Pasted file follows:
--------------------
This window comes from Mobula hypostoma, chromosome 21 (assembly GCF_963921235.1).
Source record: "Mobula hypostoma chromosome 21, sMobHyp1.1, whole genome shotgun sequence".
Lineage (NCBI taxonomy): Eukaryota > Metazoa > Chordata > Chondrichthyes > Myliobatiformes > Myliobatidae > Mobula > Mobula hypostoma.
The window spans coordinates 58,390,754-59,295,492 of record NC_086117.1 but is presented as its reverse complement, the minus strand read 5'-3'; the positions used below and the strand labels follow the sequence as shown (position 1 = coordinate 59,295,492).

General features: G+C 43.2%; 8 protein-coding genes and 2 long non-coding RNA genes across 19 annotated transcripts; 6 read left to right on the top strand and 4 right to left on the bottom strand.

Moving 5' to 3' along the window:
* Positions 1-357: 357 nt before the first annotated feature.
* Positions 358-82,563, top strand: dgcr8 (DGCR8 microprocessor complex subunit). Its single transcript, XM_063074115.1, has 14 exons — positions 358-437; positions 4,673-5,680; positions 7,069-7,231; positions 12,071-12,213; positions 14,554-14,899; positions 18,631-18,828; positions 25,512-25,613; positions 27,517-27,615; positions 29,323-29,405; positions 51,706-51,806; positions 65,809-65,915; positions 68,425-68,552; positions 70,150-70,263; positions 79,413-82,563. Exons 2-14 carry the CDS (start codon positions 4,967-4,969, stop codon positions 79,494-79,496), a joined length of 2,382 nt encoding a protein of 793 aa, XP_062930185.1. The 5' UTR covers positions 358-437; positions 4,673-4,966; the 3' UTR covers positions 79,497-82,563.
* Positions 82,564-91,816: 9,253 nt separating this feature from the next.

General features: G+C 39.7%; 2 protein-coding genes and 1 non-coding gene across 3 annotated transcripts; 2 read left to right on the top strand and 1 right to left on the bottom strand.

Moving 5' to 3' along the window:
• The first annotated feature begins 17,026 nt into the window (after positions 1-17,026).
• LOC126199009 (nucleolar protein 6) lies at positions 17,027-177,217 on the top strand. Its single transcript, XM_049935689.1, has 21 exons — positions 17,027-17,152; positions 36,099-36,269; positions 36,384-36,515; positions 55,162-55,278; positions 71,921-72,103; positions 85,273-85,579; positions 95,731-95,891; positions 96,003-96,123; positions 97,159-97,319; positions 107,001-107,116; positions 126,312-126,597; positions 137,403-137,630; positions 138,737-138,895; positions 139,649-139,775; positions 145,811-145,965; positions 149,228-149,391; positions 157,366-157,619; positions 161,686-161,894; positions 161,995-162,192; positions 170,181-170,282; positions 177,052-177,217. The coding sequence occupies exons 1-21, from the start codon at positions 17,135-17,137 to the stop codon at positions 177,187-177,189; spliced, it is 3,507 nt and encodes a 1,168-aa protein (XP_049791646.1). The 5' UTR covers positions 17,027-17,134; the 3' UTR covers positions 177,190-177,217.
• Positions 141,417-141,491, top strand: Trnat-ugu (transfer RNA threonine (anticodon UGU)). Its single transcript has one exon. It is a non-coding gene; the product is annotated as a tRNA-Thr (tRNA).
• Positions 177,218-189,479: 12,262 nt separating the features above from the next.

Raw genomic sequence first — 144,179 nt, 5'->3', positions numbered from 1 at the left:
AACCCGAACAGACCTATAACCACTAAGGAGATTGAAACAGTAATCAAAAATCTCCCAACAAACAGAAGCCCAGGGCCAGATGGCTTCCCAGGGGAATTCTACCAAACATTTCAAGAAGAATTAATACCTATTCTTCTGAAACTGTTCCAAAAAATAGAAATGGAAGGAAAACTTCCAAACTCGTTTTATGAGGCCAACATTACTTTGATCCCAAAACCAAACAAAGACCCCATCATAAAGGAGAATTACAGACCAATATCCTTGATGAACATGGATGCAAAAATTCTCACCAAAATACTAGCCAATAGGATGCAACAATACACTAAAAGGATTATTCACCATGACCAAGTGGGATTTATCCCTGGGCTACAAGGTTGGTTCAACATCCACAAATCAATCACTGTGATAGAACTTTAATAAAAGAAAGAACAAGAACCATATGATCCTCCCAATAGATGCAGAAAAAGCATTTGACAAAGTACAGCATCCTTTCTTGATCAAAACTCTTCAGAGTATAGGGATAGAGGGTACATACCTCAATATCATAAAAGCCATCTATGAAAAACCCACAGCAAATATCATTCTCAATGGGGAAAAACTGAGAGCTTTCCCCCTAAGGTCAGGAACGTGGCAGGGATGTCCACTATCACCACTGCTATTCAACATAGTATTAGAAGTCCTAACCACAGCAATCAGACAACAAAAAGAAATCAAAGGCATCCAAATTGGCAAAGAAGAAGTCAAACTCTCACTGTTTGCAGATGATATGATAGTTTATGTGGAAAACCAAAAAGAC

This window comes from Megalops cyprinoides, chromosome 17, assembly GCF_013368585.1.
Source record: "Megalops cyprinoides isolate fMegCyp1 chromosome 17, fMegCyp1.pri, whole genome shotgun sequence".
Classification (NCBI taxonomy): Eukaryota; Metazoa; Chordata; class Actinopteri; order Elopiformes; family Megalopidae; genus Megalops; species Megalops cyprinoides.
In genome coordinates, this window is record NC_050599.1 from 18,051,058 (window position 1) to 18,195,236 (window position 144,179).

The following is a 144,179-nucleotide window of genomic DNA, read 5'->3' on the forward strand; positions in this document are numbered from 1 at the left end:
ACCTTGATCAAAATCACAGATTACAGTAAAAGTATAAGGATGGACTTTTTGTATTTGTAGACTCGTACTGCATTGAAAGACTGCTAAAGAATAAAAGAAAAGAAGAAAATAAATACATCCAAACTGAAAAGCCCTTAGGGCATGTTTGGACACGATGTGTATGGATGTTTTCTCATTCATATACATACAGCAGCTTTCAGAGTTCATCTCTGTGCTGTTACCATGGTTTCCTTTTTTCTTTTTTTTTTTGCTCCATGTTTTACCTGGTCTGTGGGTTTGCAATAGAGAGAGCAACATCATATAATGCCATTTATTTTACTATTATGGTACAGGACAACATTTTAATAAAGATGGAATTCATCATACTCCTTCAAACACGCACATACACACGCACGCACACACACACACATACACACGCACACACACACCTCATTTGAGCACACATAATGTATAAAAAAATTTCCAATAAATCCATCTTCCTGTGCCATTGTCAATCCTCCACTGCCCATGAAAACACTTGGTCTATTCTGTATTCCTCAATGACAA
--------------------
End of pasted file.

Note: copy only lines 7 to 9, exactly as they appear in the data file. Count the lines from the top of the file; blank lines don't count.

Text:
* Positions 1-357: 357 nt before the first annotated feature.
* Positions 358-82,563, top strand: dgcr8 (DGCR8 microprocessor complex subunit). Its single transcript, XM_063074115.1, has 14 exons — positions 358-437; positions 4,673-5,680; positions 7,069-7,231; positions 12,071-12,213; positions 14,554-14,899; positions 18,631-18,828; positions 25,512-25,613; positions 27,517-27,615; positions 29,323-29,405; positions 51,706-51,806; positions 65,809-65,915; positions 68,425-68,552; positions 70,150-70,263; positions 79,413-82,563. Exons 2-14 carry the CDS (start codon positions 4,967-4,969, stop codon positions 79,494-79,496), a joined length of 2,382 nt encoding a protein of 793 aa, XP_062930185.1. The 5' UTR covers positions 358-437; positions 4,673-4,966; the 3' UTR covers positions 79,497-82,563.
* Positions 82,564-91,816: 9,253 nt separating this feature from the next.